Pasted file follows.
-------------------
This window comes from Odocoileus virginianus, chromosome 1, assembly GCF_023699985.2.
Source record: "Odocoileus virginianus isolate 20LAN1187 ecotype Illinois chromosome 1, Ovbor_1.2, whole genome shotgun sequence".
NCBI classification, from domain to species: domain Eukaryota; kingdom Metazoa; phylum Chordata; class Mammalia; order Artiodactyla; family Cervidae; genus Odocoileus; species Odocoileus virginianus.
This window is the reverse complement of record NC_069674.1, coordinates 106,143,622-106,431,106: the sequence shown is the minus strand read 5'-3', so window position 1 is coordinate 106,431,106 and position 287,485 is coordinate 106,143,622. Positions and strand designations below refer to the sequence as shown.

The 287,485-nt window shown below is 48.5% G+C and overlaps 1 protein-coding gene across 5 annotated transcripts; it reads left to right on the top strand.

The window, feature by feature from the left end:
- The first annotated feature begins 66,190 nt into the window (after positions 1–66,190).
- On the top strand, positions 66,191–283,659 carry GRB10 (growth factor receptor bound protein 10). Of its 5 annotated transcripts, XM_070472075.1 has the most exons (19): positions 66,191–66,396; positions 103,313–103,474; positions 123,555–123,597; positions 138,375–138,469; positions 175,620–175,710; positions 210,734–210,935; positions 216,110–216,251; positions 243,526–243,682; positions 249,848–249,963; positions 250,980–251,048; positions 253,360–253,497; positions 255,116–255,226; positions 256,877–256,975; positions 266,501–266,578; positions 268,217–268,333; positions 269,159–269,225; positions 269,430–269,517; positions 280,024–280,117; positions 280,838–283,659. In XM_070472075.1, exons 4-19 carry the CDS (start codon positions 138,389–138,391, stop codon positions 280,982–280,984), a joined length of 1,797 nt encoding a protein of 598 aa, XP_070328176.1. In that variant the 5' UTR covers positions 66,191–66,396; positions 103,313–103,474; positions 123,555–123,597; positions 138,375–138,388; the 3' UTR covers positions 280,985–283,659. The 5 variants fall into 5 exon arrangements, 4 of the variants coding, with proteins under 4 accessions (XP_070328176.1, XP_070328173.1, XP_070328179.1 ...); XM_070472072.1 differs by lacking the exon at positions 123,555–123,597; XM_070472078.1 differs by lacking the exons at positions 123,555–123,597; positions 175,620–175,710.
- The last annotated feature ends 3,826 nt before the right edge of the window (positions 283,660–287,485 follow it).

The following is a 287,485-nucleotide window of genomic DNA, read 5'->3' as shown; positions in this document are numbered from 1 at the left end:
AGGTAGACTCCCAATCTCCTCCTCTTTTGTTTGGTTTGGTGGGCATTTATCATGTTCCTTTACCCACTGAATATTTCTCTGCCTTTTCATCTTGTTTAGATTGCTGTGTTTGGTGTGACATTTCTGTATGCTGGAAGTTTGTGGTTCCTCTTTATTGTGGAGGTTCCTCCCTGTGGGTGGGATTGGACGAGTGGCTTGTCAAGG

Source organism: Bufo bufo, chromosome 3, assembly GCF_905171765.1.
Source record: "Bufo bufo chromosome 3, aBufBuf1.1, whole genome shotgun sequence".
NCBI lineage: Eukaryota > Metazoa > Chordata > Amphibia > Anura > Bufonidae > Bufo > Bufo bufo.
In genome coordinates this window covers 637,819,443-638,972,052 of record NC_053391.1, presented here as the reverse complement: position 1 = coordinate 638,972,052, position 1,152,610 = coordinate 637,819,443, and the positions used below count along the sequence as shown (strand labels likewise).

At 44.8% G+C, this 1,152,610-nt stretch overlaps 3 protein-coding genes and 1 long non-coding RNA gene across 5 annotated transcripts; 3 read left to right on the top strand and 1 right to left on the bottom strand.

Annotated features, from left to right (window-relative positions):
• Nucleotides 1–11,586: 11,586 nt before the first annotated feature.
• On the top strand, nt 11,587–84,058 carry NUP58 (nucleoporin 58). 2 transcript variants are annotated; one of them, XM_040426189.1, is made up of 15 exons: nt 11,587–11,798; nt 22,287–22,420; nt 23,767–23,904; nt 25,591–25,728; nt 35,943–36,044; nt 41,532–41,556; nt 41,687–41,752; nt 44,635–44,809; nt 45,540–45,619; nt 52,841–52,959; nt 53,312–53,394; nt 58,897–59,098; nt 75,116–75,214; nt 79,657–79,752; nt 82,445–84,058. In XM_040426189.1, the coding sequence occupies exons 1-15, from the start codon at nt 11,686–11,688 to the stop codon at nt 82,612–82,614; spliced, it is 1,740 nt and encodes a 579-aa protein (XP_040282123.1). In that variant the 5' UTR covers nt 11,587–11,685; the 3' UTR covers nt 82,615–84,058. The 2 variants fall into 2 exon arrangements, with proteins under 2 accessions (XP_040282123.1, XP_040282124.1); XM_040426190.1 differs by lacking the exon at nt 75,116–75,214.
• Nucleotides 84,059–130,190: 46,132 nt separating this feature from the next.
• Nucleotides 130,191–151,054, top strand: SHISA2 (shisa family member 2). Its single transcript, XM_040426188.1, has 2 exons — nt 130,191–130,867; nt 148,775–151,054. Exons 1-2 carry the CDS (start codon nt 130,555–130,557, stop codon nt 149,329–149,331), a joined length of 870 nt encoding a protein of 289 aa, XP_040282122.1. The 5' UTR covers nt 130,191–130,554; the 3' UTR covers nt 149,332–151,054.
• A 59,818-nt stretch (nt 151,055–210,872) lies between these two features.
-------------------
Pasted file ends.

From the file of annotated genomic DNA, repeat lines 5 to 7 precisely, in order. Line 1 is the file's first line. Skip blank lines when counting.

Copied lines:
The 287,485-nt window shown below is 48.5% G+C and overlaps 1 protein-coding gene across 5 annotated transcripts; it reads left to right on the top strand.

The window, feature by feature from the left end:
- The first annotated feature begins 66,190 nt into the window (after positions 1–66,190).